You're 40 times more likely to die falling out of bed and 320 times more likely to perish in a plane crash than you are to win even a piece of the $175 million Powerball jackpot being drawn Wednesday night.
Not that that is discouraging some people from buying tickets.
"Somebody's got to win. Why not me?" Mary Whiting of Charleston said Tuesday.
People lined up to buy tickets in the District of Columbia and the 20 states that take part in the Powerball lottery.
One store in New Castle, Del., chose to close rather than deal with a line that stretched outside the door. The store had to call the police to handle customers angry at leaving empty-handed, some after waiting four hours to put down their bets.
The odds of matching all six numbers for a share of the jackpot are 80.1 million-to-1. But the odds of just person one hitting the numbers and winning all the money are, well, forget it.
The chances are 60 percent to 70 percent that there will be at least two winners, said Charles Strutt, executive director of the West Des Moines-based Multi-State Lottery Association, which handles Powerball.
According to The Book of Risks by Larry Laudan, a philosophy professor at the University of Hawaii, the odds of dying are:
3 million-to-1 by freezing to death,
2 million-to-1 by falling out of bed,
250,000-to-1 in a plane crash, and
5,000-to-1 in a car crash.
Still, "there's always that chance of winning," Melissa Browder of Elkview said as she and two friends bought $20 worth of tickets. "And you'd never have to work anymore."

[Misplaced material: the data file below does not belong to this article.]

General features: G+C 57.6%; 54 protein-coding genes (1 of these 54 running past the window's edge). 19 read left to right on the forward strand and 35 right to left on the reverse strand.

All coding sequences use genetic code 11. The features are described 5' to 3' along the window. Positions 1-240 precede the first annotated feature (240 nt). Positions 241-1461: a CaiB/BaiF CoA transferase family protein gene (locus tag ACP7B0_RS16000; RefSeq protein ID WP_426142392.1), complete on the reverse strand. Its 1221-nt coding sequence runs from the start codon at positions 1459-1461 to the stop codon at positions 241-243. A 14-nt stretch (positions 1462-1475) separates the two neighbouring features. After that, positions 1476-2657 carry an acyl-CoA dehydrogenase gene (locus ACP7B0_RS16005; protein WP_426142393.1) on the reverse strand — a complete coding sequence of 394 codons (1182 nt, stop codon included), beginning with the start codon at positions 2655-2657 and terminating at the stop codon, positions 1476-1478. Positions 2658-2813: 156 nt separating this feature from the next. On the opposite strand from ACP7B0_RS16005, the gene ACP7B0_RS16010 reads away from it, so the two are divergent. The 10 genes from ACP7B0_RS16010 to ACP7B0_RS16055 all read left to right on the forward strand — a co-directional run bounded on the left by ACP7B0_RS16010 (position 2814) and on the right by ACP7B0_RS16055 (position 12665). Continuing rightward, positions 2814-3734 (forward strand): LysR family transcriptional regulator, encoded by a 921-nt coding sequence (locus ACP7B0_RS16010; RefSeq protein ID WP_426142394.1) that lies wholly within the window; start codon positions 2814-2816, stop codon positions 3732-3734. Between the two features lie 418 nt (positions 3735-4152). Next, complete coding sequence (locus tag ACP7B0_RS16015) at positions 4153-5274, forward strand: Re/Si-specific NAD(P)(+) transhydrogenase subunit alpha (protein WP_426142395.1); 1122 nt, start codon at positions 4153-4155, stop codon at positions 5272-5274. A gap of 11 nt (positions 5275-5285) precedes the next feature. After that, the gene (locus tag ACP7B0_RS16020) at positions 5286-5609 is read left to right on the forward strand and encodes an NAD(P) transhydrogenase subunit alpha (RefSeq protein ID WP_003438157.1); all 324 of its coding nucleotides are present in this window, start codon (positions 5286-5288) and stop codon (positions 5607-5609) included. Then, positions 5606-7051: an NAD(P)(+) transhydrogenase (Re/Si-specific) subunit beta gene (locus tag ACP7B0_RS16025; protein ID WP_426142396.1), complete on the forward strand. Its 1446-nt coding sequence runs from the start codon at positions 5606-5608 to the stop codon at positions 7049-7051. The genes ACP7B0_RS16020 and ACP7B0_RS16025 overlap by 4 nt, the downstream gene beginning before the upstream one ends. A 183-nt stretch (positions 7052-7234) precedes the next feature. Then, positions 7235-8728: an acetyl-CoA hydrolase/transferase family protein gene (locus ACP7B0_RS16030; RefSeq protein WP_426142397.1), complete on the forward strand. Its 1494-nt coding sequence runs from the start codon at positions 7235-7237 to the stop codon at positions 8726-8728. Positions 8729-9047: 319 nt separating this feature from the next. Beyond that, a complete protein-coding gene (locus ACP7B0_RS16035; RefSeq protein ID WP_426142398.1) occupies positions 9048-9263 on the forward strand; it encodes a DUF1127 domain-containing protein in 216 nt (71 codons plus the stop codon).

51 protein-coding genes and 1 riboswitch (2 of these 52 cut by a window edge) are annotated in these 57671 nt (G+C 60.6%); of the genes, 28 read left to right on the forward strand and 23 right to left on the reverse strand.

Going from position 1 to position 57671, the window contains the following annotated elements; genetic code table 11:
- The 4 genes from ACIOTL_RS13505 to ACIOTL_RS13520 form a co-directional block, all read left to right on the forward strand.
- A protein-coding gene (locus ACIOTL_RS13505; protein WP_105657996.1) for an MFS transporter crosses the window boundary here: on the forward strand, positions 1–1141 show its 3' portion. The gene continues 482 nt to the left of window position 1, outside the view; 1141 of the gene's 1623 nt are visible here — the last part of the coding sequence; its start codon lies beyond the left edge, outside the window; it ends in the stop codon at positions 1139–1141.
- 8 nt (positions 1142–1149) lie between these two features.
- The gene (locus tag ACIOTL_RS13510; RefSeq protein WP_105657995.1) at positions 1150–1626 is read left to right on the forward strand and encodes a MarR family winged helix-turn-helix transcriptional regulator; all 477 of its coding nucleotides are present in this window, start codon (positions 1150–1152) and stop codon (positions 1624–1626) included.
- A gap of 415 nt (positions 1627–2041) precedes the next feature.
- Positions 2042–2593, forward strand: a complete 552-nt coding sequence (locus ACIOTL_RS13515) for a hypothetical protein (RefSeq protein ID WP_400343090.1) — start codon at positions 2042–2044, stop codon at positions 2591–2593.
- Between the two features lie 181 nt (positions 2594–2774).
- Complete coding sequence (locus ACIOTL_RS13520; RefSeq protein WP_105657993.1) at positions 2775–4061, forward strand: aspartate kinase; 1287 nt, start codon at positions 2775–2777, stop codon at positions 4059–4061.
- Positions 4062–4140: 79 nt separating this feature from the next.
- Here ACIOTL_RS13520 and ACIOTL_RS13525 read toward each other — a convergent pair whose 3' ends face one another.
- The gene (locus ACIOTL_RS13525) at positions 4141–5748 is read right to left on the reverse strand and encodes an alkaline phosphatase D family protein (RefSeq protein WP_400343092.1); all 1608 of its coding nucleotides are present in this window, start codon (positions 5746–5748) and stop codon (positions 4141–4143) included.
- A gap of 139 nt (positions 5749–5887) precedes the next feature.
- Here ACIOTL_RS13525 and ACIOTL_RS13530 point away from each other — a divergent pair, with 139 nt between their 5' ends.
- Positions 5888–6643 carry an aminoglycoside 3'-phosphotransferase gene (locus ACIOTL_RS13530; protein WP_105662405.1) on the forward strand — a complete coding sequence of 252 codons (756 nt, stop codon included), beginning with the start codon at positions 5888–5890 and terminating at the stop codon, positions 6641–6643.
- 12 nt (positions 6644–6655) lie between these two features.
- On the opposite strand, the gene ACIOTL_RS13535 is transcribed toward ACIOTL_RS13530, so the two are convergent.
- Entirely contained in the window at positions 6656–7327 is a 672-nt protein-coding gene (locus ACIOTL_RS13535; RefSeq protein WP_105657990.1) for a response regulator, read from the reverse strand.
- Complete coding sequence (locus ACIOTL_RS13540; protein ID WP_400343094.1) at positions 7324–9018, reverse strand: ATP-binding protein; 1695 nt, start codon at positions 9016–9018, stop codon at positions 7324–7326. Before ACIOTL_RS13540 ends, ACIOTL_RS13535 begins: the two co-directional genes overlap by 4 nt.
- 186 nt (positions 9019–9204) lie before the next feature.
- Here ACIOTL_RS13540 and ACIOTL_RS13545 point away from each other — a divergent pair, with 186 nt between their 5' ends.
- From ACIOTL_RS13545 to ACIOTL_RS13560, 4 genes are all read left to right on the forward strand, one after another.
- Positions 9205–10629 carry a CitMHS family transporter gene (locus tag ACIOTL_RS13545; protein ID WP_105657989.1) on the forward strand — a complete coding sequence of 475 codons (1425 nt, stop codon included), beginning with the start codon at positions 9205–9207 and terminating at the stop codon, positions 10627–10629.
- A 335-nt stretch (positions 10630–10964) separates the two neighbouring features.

Having to divide the pot might be just right for Mary Lee Whiting of Charleston: "That's too much money for me anyway."
The biggest jackpot ever won in the United States was $118.8 million in the California lottery in 1991. The jackpot was split 10 ways.
Last year's Christmas lottery drawing in Spain named "El Gordo," or "the Fat One" had a $270 million purse, but the grand prize was only $2 million. Wednesday's Powerball drawing represents the biggest jackpot available to one winner.
Those buying Powerball tickets can indicate on their stub whether they want the jackpot in one lump sum of $61.6 million after taxes or $4.6 million spread out over 25 years.
One man who won't play is James Casino of Star City.
"I played a long time ago," said the retired forklift operator. "It's like anything else, you can walk out there and get hit with a star."
For the record, the odds of getting hit by a meteorite are 5 billion-to-1.
Written by A.V. Gallacher ©1998 The Associated Press. All Rights Reserved. This material may not be published, broadcast, rewritten, or redistributed